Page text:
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October 23, 2003

I wasn't sure on

Daniel Radosh

I wasn't sure on Monday but now it's pretty clear now that Aaron Magruder knew what he was doing when he did a series of strips on Conoleezza Rice's romantic inclinations. It's even possible, depending on how quickly he works, that the new series, which began yesterday with the strip above, is an intentional middle finger aimed at the skittish Washington Post for pulling the strip.

Blogger Felix at MemeFirst is critical of people who bring up the rumor gratuitously, a group in which he mistakenly includes me: "Daniel Radosh while ostensibly criticising the strip, still manages to get in this: 'If you missed it, it hinged on whether Condi preferred black men or white men. And I know what you're thinking: men?' ...People seem willing to use anything to give themselves an excuse to make the allegation: after all, the comic strip is quite explicitly about Condi Rice finding love with a man, and not a woman.

But wait, I wasn't criticizing the strip for trafficking in rumors -- I was criticizing it precisely for avoiding the most pertinent rumor out there. And what Felix thinks I slyly "managed to get in" was in fact central to my point: IF you're going to make jokes about Condi's personal life, you'll just look clueless if you don't tackle the question on everyone's mind (and I neither know nor care what the answer is). Hell, if I wanted to "make the allegation" I wouldn't need an excuse, would I?

(As an aside, the normally astute as hell Choire Sicha responds to Felix's post by slamming what he thinks was the thrust of the Boondocks strip: "The whole if she loved a man thing? God, that's fucking retarded. How utterly stupid." I think Sicha's making an oddly rookie mistake of confusing a character's point of view with the author's. The humor here is not in its "statement" about what Rice needs, but in the ignorance of the people who would make such a claim. ("And what I really like about the idea is that it isn't the least bit sexist or chauvinistic," Huey muses.) It's so obvious, I kind of have to think that Sicha simply didn't read the strip itself.)

It should also be noted that even though I have no idea if Condi is a lesbian (and don't think it matters one way or the other, despite the anti-gay politics of the administration in which she serves) the rumor is not simply, as some suggest, based on the fact that she's a strong woman. The not having a boyfriend in twenty years is part of it too.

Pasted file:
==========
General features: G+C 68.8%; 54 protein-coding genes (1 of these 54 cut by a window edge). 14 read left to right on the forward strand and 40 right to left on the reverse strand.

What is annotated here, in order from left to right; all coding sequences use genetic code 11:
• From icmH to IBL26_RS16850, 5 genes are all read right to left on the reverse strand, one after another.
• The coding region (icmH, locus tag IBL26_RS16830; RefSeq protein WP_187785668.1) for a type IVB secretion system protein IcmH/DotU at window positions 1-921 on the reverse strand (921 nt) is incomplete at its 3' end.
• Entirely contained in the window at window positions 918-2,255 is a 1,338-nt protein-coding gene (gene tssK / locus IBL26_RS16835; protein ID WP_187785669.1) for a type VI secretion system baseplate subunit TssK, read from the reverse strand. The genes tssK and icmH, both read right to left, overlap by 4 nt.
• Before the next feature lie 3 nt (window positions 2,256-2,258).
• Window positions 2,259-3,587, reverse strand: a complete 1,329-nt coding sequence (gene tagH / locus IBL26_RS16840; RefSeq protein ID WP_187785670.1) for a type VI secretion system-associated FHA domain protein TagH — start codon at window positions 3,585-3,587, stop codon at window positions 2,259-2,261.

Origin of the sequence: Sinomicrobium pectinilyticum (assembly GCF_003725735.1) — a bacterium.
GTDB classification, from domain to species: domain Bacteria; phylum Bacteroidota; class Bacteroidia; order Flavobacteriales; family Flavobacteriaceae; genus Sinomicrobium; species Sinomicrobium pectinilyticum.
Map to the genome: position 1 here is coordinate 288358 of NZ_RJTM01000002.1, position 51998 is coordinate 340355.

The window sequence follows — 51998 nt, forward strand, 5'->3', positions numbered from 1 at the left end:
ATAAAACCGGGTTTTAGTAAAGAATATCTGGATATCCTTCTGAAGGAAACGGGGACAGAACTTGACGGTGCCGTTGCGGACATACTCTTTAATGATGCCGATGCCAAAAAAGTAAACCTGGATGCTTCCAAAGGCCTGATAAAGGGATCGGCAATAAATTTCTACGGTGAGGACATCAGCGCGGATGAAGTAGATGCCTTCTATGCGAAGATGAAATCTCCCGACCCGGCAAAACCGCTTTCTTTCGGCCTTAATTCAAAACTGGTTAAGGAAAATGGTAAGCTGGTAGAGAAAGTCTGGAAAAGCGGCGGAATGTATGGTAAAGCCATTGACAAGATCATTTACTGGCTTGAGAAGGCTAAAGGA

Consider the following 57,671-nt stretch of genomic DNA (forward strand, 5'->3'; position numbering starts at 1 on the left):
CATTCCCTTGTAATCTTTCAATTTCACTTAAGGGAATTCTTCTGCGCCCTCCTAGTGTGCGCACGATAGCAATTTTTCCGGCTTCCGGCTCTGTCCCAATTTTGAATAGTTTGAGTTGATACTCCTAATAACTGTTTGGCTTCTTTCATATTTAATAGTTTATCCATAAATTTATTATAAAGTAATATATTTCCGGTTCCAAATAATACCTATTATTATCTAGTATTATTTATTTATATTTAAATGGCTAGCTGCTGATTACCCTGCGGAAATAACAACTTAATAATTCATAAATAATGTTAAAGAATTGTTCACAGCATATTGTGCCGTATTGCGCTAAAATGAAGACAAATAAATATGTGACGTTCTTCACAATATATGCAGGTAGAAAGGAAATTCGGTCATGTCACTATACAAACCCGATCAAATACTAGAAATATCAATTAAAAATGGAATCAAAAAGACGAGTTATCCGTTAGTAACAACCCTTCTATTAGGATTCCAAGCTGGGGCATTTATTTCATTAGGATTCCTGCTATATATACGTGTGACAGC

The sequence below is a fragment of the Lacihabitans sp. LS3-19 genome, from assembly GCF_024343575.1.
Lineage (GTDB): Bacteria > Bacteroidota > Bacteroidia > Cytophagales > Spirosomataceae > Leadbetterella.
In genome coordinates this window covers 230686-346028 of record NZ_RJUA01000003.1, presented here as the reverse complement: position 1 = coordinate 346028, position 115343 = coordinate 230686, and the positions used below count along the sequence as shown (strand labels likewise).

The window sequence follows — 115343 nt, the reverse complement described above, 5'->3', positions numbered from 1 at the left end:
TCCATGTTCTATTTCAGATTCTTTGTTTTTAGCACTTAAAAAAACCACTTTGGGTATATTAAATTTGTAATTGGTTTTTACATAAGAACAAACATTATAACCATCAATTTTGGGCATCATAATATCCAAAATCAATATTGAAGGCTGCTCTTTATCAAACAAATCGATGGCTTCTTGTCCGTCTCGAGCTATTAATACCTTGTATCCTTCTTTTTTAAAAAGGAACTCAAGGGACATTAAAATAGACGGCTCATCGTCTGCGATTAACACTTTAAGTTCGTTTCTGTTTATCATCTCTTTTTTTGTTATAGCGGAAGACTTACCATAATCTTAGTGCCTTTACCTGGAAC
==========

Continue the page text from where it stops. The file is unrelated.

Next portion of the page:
What's really interesting about all this is that Magruder managed to force the rumor into the public without even raising it, and in this, he was helped immensely by The Washington Post. Sam Smith emails that the Post is simply "transparently scared of offending the administration," and would have pulled any joke about any official's private life, but I think that's wrong. Rather, I think the Post panicked that even if Magruder never even hinted at the rumor, any mention of Condi's love life would bring it to mind among people (e.g., everyone in the Beltway) who already knew it, who would then blame the Post for printing it. Update: Sam e-mails again: "I didn't say that the Post would've pulled any joke about a member of the administration... It's pretty clear to me that the Post (as well as much of the mainstream media) is afraid of making waves, and upsetting those in power. Which is what you seemed to be saying too. By the way, I'd never heard anything about rumors of Condi being a lesbian. Nobody tells me anything! I read that she has an oil tanker, that she named after herself. That's all I need to know!"

Magruder is a frequently great comic writer, a dopey speechmaker (too earnest), and an absolutely brilliant manipulator of the media. Despite his occassional misfires, we're all better off for him.

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